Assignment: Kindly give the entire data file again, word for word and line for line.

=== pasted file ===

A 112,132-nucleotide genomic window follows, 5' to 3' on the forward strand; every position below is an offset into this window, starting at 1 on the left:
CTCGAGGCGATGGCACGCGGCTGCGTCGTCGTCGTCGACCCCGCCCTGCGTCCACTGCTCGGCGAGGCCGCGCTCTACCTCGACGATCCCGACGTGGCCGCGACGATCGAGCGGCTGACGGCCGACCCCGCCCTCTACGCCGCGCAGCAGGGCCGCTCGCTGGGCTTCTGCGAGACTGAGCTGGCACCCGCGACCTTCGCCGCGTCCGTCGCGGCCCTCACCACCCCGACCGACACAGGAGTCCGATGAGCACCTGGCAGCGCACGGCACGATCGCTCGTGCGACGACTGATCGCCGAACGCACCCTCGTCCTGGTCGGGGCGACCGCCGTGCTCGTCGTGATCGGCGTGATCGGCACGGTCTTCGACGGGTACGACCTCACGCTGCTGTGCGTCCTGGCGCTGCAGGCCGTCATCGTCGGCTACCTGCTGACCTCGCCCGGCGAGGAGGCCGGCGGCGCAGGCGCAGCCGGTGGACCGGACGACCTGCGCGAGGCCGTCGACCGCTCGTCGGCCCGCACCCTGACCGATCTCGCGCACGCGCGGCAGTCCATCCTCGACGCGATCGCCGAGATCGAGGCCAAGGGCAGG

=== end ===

A 112,132-nucleotide genomic window follows, 5' to 3' on the forward strand; every position below is an offset into this window, starting at 1 on the left:
CTCGAGGCGATGGCACGCGGCTGCGTCGTCGTCGTCGACCCCGCCCTGCGTCCACTGCTCGGCGAGGCCGCGCTCTACCTCGACGATCCCGACGTGGCCGCGACGATCGAGCGGCTGACGGCCGACCCCGCCCTCTACGCCGCGCAGCAGGGCCGCTCGCTGGGCTTCTGCGAGACTGAGCTGGCACCCGCGACCTTCGCCGCGTCCGTCGCGGCCCTCACCACCCCGACCGACACAGGAGTCCGATGAGCACCTGGCAGCGCACGGCACGATCGCTCGTGCGACGACTGATCGCCGAACGCACCCTCGTCCTGGTCGGGGCGACCGCCGTGCTCGTCGTGATCGGCGTGATCGGCACGGTCTTCGACGGGTACGACCTCACGCTGCTGTGCGTCCTGGCGCTGCAGGCCGTCATCGTCGGCTACCTGCTGACCTCGCCCGGCGAGGAGGCCGGCGGCGCAGGCGCAGCCGGTGGACCGGACGACCTGCGCGAGGCCGTCGACCGCTCGTCGGCCCGCACCCTGACCGATCTCGCGCACGCGCGGCAGTCCATCCTCGACGCGATCGCCGAGATCGAGGCCAAGGGCAGG